How To Pick Up Indie Brands As Sponsors & Score Free Tees

Whether you’re in a band or you’re just passionate about something that involves a board or a bike, everyone has the dream of making it big and raking in loads of cash and swag from sponsors. You may be years away from catching the attention of big name companies, but if you play your cards right you can snag plenty of gear and support from your favorite indie brands. From my own personal experiences owning Sugar Steak Apparel and receiving at least a dozen emails a month requesting sponsorship support, I have outlined what I believe are the five things you need to have straight when you start contacting brands with sponsorship requests.

Before you contact a brand make sure they represent what you’re asking them to support you in. In other words, if you are contacting a macabre-themed brand, don’t be asking them to sponsor your extreme cup stacking skills or your Jerk Krew. Brands like that are most likely going to be geared towards sponsoring post-hardcore bands and other musicians. Email the right brands form the beginning, this will save you heartache when you receive numerous “no thank you, we aren’t interested” emails because you simply contacted the wrong people.

Everybody knows that sponsorships are a means for companies to advertise their products. With the help of Grassroots Wild Postings advertising you can place poster in a large number on multiple locations, primarily in dense, urban areas, to attract maximum attention. So don’t think you have the loop on everything by telling your intended sponsor it’s a no-brainer because you will be giving them free advertising. First of all, it isn’t free; clothing costs money to make and when a brand sends you free stuff it eats into their potential profits. The intention behind a sponsorship is for you to spread the word effectively enough to bring in more customers, justifying giving you free products. Tell the brand how you can do this for them. Give specific ideas you have to help spread the word (i.e. posting YouTube videos of you wearing their gear while you board), don’t just say you will provide” free” advertising. Include a list of intended shows you plan to attend or competitions you will be competing in.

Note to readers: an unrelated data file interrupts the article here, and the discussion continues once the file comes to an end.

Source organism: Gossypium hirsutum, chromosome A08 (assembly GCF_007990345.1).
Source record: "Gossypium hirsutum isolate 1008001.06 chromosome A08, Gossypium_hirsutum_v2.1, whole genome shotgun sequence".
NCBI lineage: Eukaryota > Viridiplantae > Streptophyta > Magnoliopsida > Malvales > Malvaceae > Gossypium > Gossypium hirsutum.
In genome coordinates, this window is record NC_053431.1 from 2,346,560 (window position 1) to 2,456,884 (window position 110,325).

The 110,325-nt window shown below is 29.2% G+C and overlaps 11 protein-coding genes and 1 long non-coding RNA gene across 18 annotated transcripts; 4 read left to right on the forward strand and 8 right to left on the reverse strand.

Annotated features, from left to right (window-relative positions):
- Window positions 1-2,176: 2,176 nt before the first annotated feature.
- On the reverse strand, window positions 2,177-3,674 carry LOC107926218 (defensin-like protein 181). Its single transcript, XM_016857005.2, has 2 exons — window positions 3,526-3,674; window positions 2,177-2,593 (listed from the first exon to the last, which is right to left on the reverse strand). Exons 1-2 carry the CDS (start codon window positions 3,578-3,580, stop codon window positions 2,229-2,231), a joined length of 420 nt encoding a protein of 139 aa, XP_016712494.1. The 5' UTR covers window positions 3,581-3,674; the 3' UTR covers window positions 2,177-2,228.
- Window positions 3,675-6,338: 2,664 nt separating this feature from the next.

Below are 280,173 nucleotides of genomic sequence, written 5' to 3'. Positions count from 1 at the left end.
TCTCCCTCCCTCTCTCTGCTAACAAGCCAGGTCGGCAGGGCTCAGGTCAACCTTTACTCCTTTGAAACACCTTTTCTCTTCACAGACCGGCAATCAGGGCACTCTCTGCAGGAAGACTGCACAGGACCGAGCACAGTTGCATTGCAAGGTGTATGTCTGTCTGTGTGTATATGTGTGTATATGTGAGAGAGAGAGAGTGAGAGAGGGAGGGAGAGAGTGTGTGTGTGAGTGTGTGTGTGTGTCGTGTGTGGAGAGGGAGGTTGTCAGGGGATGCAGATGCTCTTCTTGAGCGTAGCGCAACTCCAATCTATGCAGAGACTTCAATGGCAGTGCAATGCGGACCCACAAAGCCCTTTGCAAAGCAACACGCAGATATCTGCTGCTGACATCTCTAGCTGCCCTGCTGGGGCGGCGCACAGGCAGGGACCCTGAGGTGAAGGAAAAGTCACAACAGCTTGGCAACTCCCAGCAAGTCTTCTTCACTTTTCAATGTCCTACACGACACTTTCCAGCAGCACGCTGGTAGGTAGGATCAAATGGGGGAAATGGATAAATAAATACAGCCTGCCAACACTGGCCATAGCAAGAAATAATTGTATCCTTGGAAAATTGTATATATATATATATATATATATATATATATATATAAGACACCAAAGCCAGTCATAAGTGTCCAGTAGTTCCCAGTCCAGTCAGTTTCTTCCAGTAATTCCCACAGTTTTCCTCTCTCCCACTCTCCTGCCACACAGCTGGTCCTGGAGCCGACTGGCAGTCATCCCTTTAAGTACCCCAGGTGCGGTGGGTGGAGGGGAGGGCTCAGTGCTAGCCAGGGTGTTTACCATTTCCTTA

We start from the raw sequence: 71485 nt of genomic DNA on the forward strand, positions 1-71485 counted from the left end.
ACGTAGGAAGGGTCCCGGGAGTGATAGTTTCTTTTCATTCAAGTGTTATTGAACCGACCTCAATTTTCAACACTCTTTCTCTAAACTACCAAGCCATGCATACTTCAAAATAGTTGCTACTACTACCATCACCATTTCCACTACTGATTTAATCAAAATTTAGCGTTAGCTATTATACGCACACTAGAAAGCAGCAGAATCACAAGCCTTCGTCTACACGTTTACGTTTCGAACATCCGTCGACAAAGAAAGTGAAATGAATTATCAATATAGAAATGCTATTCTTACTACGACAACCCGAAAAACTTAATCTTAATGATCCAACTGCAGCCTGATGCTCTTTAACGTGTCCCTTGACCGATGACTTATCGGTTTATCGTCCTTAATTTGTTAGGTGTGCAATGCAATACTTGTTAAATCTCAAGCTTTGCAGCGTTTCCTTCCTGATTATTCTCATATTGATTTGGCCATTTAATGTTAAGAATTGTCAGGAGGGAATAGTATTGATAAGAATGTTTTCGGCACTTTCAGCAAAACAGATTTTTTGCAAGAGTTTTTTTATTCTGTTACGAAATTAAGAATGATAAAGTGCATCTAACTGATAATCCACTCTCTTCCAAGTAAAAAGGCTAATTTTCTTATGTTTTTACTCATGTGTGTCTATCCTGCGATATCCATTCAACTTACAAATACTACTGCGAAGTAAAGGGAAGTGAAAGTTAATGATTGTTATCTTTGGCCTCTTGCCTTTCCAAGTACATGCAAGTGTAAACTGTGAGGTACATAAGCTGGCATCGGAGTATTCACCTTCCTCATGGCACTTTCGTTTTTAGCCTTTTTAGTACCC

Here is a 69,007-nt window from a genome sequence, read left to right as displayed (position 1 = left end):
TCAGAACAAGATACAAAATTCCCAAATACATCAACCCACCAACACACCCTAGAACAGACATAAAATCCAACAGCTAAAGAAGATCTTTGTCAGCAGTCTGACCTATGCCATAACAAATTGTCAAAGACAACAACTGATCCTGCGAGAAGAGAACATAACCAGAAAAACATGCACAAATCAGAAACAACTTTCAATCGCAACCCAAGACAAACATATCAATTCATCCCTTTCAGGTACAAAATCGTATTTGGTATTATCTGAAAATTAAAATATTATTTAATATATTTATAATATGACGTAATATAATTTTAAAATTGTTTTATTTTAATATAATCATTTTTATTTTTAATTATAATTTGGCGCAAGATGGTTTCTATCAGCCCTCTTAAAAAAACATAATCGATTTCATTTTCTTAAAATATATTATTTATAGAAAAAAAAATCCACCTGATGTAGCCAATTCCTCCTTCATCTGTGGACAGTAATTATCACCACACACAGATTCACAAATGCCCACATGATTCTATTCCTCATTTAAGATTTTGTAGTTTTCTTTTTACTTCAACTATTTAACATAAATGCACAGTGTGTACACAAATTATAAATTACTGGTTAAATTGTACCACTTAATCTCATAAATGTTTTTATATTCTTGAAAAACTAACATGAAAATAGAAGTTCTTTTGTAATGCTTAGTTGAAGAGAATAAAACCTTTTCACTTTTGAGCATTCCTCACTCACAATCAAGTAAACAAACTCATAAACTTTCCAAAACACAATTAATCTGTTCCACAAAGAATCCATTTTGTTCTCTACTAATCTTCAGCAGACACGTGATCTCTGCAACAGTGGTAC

I can’t tell you how many times I receive emails asking to be sponsored without any pictures, videos, or basically any idea how talented the individual is. Take the time to attach pictures, provide links to YouTube videos, etc… Chances are if you don’t show a brand what you offer upfront they won’t take the time to write you back. You’ve got to market yourself and show them why you deserve to be taken under their wing. Provide them with quality footage too. If you’re a skater, put together a solo video, don’t send a link to a YouTube video telling me to check you out 3:47 into it where you throw down something epic then the remainder of the eight minute video shows footage of all your homies taking their turn. Nobody wants to sit through 8 minutes of straight ollies or music with no lyrics either. Make what I like to call a “Sponsor Me” video, a 1-2 minute montage of your best stuff. If you don’t have this kind of stuff ready, don’t rush it, take your time and get something solid together before you start actively pursuing sponsors. If you’re looking to get a better following and recognition on your songs before submitting it to bands, you can check out And if you want to place ads online, you may do so by visiting podcast sites like Spotify to see this.

This is perhaps the most important thing to do before you send off that initial email. The majority of indie brands sell via on online store; therefore as owners, we are familiar with emails and can easily tell if you have copied and pasted the same message into four dozen different contact forms. When I receive an email addressed to “Dear Owner,” stating you love my “product ” that doesn’t give me any kind of initiative to respond back. Take the time to write the name of the brand you are contacting, better yet read the “About” or “Bio” pages on the company’s site and address your message to an individual. If you can’t take 5-10 minutes to dig up the necessary info to write a meaningful email, don’t expect a response from the majority of companies you contacted by quickly emailing every new brand you found on the Big Cartel or Storenvy directories.

If a brand tells you to send them better footage or makes other requests for more info, do it! Show the brand you really dig their products and take the time to jump through some hoops if you have to. If the owner tells you they aren’t currently taking on any new sponsors, but they like what you have to offer, save the email you were contacted from and get in touch with them a few months down the line, preferably with some new footage, pics, or samples showing them you haven’t given up on your dream and you are still progressing. Be resilient. You are going to be shut down by many potential sponsors, but that doesn’t necessarily mean you suck (sometimes it does though). Maybe the brand just isn’t interested in sponsoring anybody, maybe you just contacted the wrong brand for your sport like described earlier, or maybe you just made one of the other mistakes listed above. Regardless, if you really want to make a living doing something you love, go balls-out, make it happen for yourself and stay in touch with those brands that do take the time to write you and show support.

  • Nnimno Essien

    thank you SO informative im gettin to work

  • Lloyd Benz Emnyama Sotyato